By DANIEL OFFNER
Homeowners currently receiving a basic STAR exemption from the state will need to re-register with the state Department of Taxation and Finance by Dec. 31, 2013 or they will lose out on state tax relief benefits provided by the program in 2014 and future years.
The loss of basic STAR benefits will ultimately amount to a significant increase in a homeowner’s local school tax bill, if they fail to register by the Dec. 31 deadline.
According to Town Assessor Mark Heinbockel, come November, residents in the Town/Village of Harrison—and other homeowners statewide—currently receiving basic STAR benefits will receive a letter from the state providing a registration code for applicable homeowners to apply online or by phone to re-register for benefits.
“There is no bonus for re-registering,” Heinbockel said, “it’s only to keep what you already got.”
Currently, there are 2,695 homeowners receiving basic STAR benefits in Harrison who will be subject to re-register with the state in order to keep their tax exemption privileges in 2014 and subsequent years.
Basic STAR exemptions are only available on the primary residence of a homeowner with an annual income under $500,000 and exempt the first $30,000 of the full property value of a home from school taxes.
According to Heinbockel, residents who are currently eligible to receive basic STAR benefits receive a tax exemption of approximately $1,007.
Following a recent state audit, which found that homeowners falsely claiming STAR exemptions could end up costing taxpayers tens of millions, state lawmakers passed a new law this year requiring new registration procedures to help deter improper STAR exemption claims.
“We cannot allow a few dishonest individuals to disrupt this valuable tax break for honest homeowners,” state Assemblyman David Buchwald, a Democrat, said. “Protecting the STAR program from fraud and abuse allows these savings to continue to help families keep more money in their pockets.”
By imposing a new re-registration process, the state hopes to weed out any false or improper claims for the tax relief program. According to Heinbockel, the state determined if it can catch just 1 percent of the fraud, it will save the state a significant amount of money.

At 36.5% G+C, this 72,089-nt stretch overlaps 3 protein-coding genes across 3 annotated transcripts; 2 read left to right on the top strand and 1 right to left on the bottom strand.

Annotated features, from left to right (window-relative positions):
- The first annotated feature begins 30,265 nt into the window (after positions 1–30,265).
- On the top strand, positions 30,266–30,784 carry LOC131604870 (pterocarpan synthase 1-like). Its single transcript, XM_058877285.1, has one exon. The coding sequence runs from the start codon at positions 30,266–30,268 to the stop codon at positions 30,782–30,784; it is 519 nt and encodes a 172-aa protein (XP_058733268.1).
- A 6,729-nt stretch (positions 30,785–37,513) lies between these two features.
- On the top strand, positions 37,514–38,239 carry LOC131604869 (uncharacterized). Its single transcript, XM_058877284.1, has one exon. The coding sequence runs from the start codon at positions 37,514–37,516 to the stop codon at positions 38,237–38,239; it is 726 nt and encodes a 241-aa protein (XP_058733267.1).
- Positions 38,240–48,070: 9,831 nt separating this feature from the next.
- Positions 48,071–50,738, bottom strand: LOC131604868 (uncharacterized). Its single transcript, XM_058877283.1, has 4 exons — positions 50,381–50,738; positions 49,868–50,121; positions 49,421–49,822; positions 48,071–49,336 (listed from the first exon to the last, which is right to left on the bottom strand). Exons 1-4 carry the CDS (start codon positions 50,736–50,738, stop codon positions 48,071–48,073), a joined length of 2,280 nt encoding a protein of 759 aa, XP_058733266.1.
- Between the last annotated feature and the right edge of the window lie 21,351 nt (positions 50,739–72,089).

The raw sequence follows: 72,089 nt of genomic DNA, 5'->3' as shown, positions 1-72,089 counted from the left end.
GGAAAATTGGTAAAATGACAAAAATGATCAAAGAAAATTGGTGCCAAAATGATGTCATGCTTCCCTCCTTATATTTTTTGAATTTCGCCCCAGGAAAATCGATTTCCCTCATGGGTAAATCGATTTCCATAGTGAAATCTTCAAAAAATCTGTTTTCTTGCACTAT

“We want to get out in front of this,” Heinbockel said. He said Harrison residents should stay aware of changes to the state program.
Currently, taxpayers whose STAR exemptions are revoked by their local tax assessor, if the exemption has been inappropriately granted in the past, may be subject to a penalty if the homeowner is found making a fraudulent application.
In addition to the changes to the application process, the STAR program will also impose stiffer penalties for anyone accused of fraud in 2014.
Heinbockel said applicants registering for the state’s STAR benefits program will need to answer four pointed questions to prove whether they are applicable for basic STAR. Homeowners must provide the names and social security numbers of all owners of the property, state whether or not the property is their primary residence, whether or not they enjoy STAR or any similar residency-based tax benefit elsewhere, and whether or not their income is less than $500,000 a year.
Although those already receiving STAR benefits will need to re-register, first-time applicants and seniors receiving enhanced STAR benefits will not be affected.
Those registered to receive enhanced STAR benefits from the state—which offers tax relief for homeowners 65 years old or older making $81,900 or less a year—will need to file renewal applications with the town in order to continue to enjoy enhanced STAR benefits.